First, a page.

The Art of the Cattle Move I: The Philosophy

October 10, 2016


Madeline is the Ranchlands staff photographer and videographer.

The core of Ranchlands’ ranching operations is rotational grazing. The majority of our time is spent preparing for, executing, and checking on the rotation of cattle through pastures in a migratory fashion. From stimulating new plant growth through grazing and returning nutrients to the soil through fecal matter, urine and carcasses, to laying down plants over bare ground to protect it from the sun, retain moisture and protect seedlings, grazing ungulates play a central role in fostering a healthy prairie ecosystem. We plan the movement of cattle to mimic the historic grazing patterns of bison, who would graze an area then move on, not coming back to a plant until it had time to rest and recuperate. This practice is in ranchers’ direct interests, as the health of the land is directly linked to the health of the cattle and therefore the health of our business. But it also stems from ranchers’ emotional connection to the land they call home and their desire to protect and foster it’s┬ávitality.

Photography by Madeline Jorden
About Madeline Jorden

Madeline is the Ranchlands staff photographer and videographer.

4 replies to “The Art of the Cattle Move I: The Philosophy

  1. Tony Dowling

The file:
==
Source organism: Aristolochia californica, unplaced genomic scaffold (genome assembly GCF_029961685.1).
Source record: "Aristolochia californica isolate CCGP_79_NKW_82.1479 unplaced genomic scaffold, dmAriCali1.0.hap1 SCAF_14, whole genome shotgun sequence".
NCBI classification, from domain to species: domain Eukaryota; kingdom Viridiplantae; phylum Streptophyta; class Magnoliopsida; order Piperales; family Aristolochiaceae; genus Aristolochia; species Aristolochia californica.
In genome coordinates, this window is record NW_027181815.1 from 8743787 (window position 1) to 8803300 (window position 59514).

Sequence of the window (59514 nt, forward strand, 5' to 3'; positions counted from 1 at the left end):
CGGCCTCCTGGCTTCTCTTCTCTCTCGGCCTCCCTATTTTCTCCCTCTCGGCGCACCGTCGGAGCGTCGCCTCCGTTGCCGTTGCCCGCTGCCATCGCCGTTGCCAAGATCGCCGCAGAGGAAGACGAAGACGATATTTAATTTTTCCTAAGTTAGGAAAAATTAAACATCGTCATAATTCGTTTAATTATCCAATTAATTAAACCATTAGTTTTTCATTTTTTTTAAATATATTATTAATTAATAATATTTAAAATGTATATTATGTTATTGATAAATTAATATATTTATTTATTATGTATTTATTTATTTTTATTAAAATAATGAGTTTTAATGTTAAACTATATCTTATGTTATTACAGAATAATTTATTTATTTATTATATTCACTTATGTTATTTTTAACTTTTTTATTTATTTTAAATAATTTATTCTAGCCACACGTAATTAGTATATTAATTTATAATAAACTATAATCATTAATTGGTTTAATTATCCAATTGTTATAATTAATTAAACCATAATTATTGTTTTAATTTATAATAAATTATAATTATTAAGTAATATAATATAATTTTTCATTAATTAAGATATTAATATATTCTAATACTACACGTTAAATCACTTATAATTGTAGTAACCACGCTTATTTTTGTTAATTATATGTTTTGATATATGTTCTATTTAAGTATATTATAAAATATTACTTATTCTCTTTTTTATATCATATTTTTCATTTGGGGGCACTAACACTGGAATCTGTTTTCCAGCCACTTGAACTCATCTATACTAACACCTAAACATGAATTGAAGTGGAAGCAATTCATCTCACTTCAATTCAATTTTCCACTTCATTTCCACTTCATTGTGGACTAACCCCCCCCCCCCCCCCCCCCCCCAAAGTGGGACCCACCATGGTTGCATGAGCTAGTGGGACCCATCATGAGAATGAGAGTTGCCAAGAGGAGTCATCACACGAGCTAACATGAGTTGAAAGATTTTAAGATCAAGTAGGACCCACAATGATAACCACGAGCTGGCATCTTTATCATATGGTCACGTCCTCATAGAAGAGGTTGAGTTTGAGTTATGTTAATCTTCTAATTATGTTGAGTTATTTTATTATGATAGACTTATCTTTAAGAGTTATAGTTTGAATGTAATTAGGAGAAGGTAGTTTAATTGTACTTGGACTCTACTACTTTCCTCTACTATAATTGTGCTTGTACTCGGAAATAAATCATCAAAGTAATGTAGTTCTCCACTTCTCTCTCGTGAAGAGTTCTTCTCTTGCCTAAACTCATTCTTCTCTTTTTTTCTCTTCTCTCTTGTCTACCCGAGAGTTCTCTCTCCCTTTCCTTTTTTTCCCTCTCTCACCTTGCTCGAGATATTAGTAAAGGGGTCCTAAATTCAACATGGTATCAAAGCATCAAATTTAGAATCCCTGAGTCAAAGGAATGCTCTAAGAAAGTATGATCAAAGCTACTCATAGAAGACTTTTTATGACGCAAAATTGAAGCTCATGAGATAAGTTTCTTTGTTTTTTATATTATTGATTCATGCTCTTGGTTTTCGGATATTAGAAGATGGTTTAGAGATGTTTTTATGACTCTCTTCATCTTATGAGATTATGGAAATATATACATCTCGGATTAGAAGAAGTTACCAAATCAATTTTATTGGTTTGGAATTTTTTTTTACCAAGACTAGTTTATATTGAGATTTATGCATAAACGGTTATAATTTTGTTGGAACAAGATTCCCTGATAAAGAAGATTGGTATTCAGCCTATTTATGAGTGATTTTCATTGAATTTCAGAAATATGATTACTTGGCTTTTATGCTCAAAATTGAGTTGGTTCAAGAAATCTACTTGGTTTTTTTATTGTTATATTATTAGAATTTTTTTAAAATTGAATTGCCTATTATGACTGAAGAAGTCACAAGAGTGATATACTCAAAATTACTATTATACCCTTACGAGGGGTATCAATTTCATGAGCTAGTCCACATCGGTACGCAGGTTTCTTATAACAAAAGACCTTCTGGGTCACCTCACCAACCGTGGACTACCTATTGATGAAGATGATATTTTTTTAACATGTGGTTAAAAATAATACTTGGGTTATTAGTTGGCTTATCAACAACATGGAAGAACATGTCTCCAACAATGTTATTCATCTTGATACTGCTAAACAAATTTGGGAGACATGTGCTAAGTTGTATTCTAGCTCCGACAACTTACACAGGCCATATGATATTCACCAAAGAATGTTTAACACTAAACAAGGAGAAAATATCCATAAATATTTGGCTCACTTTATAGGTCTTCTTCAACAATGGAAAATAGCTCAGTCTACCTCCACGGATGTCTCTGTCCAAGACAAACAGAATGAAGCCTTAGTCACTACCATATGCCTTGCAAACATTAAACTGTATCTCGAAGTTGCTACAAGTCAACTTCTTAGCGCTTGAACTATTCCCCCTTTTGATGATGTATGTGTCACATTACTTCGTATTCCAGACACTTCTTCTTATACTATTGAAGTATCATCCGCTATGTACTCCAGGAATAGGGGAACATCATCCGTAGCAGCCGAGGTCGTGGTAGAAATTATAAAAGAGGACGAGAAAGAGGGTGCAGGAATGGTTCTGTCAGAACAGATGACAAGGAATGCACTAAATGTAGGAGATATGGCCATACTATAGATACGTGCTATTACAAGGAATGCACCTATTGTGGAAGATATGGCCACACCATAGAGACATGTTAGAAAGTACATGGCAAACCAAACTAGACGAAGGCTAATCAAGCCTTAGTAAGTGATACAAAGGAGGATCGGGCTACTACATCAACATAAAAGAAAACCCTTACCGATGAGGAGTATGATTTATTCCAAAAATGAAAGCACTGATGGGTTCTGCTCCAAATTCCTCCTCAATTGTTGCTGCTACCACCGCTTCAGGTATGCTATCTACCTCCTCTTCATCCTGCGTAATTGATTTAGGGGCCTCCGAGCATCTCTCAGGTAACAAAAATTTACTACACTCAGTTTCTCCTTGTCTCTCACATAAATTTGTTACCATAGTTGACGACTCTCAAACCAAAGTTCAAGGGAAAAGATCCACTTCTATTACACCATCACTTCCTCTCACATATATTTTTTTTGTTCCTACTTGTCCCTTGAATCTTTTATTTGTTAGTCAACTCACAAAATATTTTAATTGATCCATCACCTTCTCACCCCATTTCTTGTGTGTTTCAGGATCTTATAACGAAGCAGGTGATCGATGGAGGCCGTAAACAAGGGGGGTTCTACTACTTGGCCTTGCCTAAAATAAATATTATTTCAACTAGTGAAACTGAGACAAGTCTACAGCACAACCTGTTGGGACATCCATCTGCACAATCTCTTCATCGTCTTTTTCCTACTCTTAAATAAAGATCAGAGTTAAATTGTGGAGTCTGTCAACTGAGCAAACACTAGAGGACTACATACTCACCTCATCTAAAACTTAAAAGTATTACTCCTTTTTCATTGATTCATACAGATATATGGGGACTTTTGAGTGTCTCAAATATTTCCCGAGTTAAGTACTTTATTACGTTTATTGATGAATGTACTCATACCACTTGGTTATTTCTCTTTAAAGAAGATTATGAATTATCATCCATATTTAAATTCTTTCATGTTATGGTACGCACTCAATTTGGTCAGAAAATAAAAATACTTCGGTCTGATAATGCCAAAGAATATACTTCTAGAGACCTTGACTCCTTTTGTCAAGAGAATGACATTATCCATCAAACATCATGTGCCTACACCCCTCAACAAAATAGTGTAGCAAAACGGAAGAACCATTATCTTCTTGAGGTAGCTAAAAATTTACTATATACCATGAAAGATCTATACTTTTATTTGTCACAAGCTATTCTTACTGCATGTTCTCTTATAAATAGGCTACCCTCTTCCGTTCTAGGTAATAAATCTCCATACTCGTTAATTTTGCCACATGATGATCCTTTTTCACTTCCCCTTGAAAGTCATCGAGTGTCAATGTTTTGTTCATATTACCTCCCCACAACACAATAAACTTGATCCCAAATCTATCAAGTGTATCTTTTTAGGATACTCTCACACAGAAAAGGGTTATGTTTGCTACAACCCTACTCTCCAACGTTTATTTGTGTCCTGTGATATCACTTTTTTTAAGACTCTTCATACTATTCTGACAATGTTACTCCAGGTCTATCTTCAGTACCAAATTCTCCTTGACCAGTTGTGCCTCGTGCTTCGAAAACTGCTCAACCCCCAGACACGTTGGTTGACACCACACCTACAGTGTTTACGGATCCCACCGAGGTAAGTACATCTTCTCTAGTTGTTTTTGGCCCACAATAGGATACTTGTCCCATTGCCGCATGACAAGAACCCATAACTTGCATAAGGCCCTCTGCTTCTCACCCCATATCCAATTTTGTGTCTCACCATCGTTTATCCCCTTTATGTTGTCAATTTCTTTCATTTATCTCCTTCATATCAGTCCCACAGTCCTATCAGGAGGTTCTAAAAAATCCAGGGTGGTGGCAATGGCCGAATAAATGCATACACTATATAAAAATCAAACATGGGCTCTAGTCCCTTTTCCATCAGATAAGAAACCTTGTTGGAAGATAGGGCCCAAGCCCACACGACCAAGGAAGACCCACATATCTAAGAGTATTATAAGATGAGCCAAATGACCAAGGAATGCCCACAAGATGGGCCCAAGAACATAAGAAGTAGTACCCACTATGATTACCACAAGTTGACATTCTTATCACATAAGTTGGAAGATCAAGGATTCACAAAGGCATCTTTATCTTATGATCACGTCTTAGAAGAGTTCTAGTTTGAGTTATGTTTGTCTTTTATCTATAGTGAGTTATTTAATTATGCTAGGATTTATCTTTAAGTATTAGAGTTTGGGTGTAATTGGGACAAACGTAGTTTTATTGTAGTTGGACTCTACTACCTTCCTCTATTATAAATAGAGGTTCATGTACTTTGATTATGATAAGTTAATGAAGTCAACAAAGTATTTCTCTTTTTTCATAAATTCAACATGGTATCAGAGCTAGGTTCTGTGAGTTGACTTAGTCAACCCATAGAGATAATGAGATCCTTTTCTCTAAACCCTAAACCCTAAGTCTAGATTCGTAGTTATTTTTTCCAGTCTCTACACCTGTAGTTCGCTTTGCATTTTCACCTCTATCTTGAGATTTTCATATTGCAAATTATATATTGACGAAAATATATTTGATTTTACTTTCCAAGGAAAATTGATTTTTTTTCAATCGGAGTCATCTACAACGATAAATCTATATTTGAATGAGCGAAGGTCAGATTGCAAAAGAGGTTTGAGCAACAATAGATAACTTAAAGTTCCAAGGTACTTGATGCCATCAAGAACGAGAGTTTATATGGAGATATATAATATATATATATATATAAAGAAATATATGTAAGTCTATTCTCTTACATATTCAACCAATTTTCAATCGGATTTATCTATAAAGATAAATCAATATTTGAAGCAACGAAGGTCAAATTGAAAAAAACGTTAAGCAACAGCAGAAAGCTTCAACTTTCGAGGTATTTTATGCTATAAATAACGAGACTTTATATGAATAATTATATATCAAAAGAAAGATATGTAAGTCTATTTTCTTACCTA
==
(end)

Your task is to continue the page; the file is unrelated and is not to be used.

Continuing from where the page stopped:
Good information very well presented with the photography and music. Should help broaden the public’s understanding and appreciation for what ranchers do, how they preserve a lifestyle and the land.

  2. Sandy Wood

    Confirmation of the need for natural empty spaces. You are so fortunate to live in such a great spot on the earth. Thank you so very much for sharing these moments in your life to enhance the viewers life.

  3. Liz Marquez

    Wonderful storytelling and videography! Thanks for giving this Arizonan an understanding of sustainable ranching.


    Herding cattle is both an art and a science because it requires a decent amount of knowledge of bovine psychology and behaviour, knowledge of yourself and how you can handle yourself in situations where cattle can test you and your patience, the typical “flight zone” or invisible comfort bubble that determines when and how a cow will react to your movements, and finally what cows like and don’t like to do in response to how you move with them.

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